A parliamentary committee will begin its probe today into the federal government’s decision to task the WE Charity — which has ties to Prime Minister Justin Trudeau’s family — with administering a $900-million summer student grant program.
The House of Commons finance committee voted last week to hold four three-hour meetings this month to “examine how much the government spent in awarding the $912 million sole-source contract to WE Charity.”
That motion called on Clerk of the Privy Council Ian Shugart, Minister of Diversity Bardish Chagger, a senior deputy minister from Employment and Social Development Canada and a representative from Volunteer Canada to appear before the committee.
It remains unclear if Shugart will appear at a subsequent meeting, but the notice for today lists Chagger as the first witness set to appear before the committee when the hearing begins at 3 pm ET. CBCnews.ca will livestream the committee hearings today.
Also appearing today is Gina Wilson, senior associate deputy minister at Canadian Heritage. Two people from Employment and Social Development Canada are set to appear before the committee: senior assistant deputy minister Rachel Wernick and Stephanie Hébert, an assistant deputy minister.
The committee also will hear from Paula Speevak, president and CEO of Volunteer Canada, which has criticized the student grant program.
Prime Minister Trudeau and his government have been under fire since announcing the program and the contract with WE Charity late last month because of the charity’s close association with the Trudeau family.
Trudeau and his mother, Margaret, have appeared at a number of WE Day events, while Trudeau’s wife, Sophie Grégoire Trudeau, hosts a podcast for the group called “WE Well-being.”
Initially, WE Charity said members of the Trudeau family were not paid for appearing at WE events, although Sophie Grégoire Trudeau had been reimbursed for travel expenses.
Late last week, it emerged that Trudeau’s mother Margaret was paid approximately $250,000 for speaking at 28 events, while his brother Alexandre spoke at eight events and received about $32,000.
Watch | Trudeau asked Thursday if he’ll appear at committee studying WE contract
Multiple inquiries launched
The deal between WE Charity and the federal government has since been dissolved but the controversy over Trudeau’s role in the contract continues to haunt his government.
Late last month, Conflict of Interest and Ethics Commissioner Mario Dion launched an investigation into Trudeau’s role in the contract after both the Conservatives and the NDP wrote to him asking for a probe.
Dion said Trudeau is being investigated under subsection 6(1) of the Conflict of Interest and Ethics Act, which prohibits public office holders from making decisions that further their own private interests or the interests of another person.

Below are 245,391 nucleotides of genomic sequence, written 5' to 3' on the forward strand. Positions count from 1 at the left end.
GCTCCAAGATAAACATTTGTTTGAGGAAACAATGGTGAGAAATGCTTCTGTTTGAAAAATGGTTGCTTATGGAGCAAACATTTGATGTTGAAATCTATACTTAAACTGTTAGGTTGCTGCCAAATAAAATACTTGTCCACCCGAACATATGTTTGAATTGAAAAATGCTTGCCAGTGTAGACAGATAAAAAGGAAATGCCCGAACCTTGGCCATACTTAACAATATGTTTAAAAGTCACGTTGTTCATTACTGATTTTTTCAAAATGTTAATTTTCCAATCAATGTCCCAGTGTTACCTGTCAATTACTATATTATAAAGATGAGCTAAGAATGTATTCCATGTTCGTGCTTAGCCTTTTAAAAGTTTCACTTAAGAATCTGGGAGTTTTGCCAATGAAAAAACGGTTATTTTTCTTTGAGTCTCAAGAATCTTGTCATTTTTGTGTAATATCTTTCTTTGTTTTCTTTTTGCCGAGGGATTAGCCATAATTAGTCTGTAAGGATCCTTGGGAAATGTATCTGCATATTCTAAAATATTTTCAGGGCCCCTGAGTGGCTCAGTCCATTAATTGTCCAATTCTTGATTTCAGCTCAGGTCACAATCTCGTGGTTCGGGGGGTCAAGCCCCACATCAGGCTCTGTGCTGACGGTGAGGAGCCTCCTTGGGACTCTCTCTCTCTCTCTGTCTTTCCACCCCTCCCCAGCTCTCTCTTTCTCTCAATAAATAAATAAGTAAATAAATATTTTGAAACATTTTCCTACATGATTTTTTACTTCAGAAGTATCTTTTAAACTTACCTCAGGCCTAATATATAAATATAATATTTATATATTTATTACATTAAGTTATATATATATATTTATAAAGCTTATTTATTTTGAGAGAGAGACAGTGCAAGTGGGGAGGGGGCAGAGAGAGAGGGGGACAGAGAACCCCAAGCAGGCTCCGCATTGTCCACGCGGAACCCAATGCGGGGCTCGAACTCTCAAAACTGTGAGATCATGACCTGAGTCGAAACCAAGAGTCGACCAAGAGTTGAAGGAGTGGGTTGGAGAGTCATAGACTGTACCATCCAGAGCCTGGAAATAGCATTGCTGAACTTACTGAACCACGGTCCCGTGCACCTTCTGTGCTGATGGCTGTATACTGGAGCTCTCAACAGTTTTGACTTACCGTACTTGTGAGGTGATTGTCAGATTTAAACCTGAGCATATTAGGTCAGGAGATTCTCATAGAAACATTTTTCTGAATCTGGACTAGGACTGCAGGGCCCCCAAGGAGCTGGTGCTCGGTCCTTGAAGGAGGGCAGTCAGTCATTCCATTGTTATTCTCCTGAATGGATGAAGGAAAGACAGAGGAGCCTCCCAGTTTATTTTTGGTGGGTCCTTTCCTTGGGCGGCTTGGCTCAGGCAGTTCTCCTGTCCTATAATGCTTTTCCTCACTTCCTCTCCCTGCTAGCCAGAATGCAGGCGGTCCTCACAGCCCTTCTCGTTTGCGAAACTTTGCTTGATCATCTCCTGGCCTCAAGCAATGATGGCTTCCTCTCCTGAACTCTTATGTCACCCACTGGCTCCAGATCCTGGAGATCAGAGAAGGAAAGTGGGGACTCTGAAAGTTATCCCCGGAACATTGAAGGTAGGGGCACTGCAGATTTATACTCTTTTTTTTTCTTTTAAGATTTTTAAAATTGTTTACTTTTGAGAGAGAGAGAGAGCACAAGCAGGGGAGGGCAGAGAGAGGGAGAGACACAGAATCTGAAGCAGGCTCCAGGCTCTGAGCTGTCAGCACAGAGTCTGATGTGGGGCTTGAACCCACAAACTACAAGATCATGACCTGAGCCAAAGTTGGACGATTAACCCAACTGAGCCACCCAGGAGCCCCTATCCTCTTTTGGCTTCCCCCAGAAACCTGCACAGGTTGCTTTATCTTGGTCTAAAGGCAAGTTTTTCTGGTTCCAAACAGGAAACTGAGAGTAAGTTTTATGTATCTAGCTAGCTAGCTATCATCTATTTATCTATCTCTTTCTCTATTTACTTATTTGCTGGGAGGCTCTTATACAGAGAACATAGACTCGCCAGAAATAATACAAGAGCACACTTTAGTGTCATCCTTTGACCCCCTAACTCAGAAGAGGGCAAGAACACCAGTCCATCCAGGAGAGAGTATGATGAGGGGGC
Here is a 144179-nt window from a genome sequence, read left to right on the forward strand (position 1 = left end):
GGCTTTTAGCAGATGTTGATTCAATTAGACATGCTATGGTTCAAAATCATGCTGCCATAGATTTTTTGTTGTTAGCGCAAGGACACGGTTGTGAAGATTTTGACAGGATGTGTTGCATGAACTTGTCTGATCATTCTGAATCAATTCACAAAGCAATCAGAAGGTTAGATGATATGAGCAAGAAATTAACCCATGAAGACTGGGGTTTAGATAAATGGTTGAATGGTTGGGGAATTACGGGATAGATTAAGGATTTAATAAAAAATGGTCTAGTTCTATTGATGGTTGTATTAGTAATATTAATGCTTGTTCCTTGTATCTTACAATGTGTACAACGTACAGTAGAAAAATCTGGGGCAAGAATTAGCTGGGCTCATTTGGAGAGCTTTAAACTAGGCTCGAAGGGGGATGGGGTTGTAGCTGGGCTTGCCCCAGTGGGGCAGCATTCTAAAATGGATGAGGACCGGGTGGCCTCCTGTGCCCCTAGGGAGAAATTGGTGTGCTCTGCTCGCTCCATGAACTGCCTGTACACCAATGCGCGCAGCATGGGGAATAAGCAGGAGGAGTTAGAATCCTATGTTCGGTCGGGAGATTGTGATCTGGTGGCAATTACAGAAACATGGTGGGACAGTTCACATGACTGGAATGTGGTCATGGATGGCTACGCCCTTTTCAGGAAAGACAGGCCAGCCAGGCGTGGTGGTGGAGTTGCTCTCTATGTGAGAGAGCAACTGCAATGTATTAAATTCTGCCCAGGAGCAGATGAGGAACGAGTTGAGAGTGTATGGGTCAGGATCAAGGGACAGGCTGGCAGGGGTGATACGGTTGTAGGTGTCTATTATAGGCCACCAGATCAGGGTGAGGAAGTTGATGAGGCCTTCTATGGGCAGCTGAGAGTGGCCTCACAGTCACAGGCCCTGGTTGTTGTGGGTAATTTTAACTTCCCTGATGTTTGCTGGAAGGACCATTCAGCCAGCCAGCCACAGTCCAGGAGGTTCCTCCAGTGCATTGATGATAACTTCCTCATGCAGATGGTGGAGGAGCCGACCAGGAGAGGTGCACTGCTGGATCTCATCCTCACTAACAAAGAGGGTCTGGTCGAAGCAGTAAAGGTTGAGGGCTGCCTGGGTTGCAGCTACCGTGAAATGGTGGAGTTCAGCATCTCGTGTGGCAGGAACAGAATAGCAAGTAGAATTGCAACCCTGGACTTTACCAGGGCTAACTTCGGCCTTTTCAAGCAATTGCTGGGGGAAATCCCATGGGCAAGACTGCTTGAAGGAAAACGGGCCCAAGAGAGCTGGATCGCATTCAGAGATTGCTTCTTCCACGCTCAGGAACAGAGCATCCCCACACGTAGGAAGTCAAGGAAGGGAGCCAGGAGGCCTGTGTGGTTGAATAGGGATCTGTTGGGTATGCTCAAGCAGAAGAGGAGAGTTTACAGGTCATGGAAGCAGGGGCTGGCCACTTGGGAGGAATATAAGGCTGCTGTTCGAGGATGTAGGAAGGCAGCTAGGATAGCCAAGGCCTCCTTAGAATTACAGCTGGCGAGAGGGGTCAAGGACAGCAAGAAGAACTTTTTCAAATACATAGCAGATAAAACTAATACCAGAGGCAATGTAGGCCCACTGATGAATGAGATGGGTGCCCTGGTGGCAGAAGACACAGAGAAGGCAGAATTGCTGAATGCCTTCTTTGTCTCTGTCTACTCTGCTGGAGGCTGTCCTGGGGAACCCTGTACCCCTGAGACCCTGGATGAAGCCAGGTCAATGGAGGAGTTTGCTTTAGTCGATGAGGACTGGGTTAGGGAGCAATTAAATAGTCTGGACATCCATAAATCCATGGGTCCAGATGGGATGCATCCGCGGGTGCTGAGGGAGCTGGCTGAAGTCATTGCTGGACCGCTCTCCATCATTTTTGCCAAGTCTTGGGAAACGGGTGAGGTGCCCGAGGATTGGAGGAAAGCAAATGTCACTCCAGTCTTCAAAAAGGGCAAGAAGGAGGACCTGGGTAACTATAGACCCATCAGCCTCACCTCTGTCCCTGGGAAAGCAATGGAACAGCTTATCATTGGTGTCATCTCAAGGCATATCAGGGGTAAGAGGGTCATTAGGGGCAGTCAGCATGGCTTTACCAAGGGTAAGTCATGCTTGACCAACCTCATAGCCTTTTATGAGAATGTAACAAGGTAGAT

Trudeau also is being investigated under sections 7 and 21 of the Act, which relate to giving someone preferential treatment and failing to recuse from a conflict of interest.
Calling on the RCMP
The democratic reform advocacy group Democracy Watch, meanwhile, has asked Dion to investigate Finance Minister Bill Morneau, who also has ties to WE Charity through his family, and to look into whether Trudeau or anyone operating on his behalf — such as his chief of staff, Katie Telford — tried to influence the public service to undertake the contract with WE Charity.
A spokesperson from Dion’s office told CBC on Tuesday that all requests for investigations are being considered and a decision will be made later this week.
Watch: ‘The mistake that we made was on me’: Trudeau apologizes for WE Charity furor
The Conservatives also have written to RCMP Commissioner Brenda Lucki asking the Mounties to investigate the student grant program and the seven other federal grants and contributions — valued at more than $5 million — that WE has received from Ottawa since 2017.
Democracy Watch has asked the RCMP to look into whether the prime minister violated the Criminal Code in his dealings with the charity.
Yesterday, the National Post reported that Trudeau asked WE Charity to host a 2017 Canada Day event on Parliament Hill, for which the government paid the charity $1.18 million.
The National Post also reported that Trudeau’s mother, who had been receiving fees for making public appearances at WE events at the time, was a speaker at the event.
PMO spokesperson Chantal Gagnon told CBC News that the PMO was aware of the event on July 2, 2017, but was “not aware of any payments to event participants.”
WE announces internal review
The WE Charity was started by human rights advocates Marc and Craig Kielburger in 1995. Last month, Trudeau announced that WE would administer the Canada Student Service Grant, which will provide eligible students with up to $5,000.
The grants are intended to help students cover the cost of post-secondary education in the fall. The amount of the grant depends on how much time students spend doing volunteer work.
Last night, WE Charity issued a statement saying that it had decided to “refocus on [its] mission” by concentrating on international aid. It said it would cancel WE Day events going forward, “reflecting the realities of COVID-19,” and launch an organizational review to “streamline the WE organizational structure.”
That review, said the statement, will include an evaluation of the “future” of ME to WE Social Enterprises — the profit-making arm of the organization that paid Margaret Trudeau for some of her speaking engagements.
“The purpose of the review is to streamline the WE organizational structure, including evaluating the future of ME to WE, with the goal of a clearer separation of the social enterprise from the charitable entities,” said the statement.